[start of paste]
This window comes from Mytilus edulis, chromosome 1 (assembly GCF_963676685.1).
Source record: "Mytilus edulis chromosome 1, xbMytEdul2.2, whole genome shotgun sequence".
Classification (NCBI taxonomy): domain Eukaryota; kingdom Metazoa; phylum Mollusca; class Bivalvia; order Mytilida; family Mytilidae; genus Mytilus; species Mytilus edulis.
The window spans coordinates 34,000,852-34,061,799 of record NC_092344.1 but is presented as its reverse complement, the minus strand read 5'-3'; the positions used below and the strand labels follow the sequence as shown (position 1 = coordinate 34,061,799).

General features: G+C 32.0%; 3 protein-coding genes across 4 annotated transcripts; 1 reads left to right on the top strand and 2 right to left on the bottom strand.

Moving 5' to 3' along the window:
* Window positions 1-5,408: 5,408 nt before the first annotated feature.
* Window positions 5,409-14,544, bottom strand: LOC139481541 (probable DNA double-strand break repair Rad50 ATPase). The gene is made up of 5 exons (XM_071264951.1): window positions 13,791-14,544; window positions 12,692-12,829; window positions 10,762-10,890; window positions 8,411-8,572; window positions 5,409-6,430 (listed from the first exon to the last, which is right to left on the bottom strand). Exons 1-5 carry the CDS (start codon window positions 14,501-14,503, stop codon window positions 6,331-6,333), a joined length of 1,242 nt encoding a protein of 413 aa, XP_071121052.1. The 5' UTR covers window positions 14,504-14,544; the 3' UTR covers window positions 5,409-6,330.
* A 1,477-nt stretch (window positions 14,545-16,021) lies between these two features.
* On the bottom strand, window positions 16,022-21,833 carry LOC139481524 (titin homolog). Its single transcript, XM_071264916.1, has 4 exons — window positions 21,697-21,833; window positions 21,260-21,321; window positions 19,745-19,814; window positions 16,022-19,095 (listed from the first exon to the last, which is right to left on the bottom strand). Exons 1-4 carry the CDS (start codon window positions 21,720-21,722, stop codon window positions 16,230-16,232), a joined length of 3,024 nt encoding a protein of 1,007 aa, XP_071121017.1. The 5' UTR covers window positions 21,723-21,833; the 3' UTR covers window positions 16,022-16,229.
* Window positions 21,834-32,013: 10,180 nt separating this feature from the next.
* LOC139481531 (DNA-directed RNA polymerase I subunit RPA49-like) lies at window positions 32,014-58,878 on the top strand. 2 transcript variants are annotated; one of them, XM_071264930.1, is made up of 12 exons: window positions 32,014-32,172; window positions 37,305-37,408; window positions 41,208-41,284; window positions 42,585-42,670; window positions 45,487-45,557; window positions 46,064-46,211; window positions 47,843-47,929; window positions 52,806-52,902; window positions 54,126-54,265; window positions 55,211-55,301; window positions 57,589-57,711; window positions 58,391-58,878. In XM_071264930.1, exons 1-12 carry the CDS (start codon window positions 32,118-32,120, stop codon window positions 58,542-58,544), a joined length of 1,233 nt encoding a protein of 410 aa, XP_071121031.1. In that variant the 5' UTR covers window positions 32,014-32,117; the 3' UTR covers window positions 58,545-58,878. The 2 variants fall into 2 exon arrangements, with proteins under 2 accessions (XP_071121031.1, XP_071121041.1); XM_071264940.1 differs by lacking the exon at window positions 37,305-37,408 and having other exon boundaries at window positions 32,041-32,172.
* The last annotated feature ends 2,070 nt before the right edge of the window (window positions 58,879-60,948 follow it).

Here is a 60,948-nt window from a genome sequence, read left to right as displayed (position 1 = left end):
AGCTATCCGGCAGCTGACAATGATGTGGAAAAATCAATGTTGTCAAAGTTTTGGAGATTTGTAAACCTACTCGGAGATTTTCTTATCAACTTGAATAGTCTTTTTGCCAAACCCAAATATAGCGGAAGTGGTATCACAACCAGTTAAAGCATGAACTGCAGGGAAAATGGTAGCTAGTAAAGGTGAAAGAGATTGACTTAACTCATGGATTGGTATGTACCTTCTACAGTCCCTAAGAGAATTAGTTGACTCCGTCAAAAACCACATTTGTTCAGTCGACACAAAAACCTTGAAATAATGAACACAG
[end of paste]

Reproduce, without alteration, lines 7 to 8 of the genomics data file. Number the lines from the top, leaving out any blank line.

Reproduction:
* Window positions 1-5,408: 5,408 nt before the first annotated feature.
* Window positions 5,409-14,544, bottom strand: LOC139481541 (probable DNA double-strand break repair Rad50 ATPase). The gene is made up of 5 exons (XM_071264951.1): window positions 13,791-14,544; window positions 12,692-12,829; window positions 10,762-10,890; window positions 8,411-8,572; window positions 5,409-6,430 (listed from the first exon to the last, which is right to left on the bottom strand). Exons 1-5 carry the CDS (start codon window positions 14,501-14,503, stop codon window positions 6,331-6,333), a joined length of 1,242 nt encoding a protein of 413 aa, XP_071121052.1. The 5' UTR covers window positions 14,504-14,544; the 3' UTR covers window positions 5,409-6,330.